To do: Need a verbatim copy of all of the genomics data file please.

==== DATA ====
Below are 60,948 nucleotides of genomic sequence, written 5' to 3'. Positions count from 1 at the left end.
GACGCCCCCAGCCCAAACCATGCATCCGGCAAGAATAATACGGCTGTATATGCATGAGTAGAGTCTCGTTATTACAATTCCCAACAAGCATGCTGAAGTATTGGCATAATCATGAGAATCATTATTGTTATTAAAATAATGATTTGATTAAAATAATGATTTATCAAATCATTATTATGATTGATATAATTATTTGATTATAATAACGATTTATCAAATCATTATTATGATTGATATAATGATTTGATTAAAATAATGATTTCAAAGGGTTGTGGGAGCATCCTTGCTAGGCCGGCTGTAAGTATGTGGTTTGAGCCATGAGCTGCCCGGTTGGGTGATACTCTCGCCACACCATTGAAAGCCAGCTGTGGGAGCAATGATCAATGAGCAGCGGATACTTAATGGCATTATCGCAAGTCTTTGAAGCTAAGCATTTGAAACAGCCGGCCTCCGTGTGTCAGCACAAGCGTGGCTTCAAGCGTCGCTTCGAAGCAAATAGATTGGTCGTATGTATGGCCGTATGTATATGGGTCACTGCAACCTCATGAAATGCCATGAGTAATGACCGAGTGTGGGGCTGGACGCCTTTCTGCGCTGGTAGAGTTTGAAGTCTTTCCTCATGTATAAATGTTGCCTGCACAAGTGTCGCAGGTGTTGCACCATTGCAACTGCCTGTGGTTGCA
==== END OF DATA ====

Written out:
Below are 60,948 nucleotides of genomic sequence, written 5' to 3'. Positions count from 1 at the left end.
GACGCCCCCAGCCCAAACCATGCATCCGGCAAGAATAATACGGCTGTATATGCATGAGTAGAGTCTCGTTATTACAATTCCCAACAAGCATGCTGAAGTATTGGCATAATCATGAGAATCATTATTGTTATTAAAATAATGATTTGATTAAAATAATGATTTATCAAATCATTATTATGATTGATATAATTATTTGATTATAATAACGATTTATCAAATCATTATTATGATTGATATAATGATTTGATTAAAATAATGATTTCAAAGGGTTGTGGGAGCATCCTTGCTAGGCCGGCTGTAAGTATGTGGTTTGAGCCATGAGCTGCCCGGTTGGGTGATACTCTCGCCACACCATTGAAAGCCAGCTGTGGGAGCAATGATCAATGAGCAGCGGATACTTAATGGCATTATCGCAAGTCTTTGAAGCTAAGCATTTGAAACAGCCGGCCTCCGTGTGTCAGCACAAGCGTGGCTTCAAGCGTCGCTTCGAAGCAAATAGATTGGTCGTATGTATGGCCGTATGTATATGGGTCACTGCAACCTCATGAAATGCCATGAGTAATGACCGAGTGTGGGGCTGGACGCCTTTCTGCGCTGGTAGAGTTTGAAGTCTTTCCTCATGTATAAATGTTGCCTGCACAAGTGTCGCAGGTGTTGCACCATTGCAACTGCCTGTGGTTGCA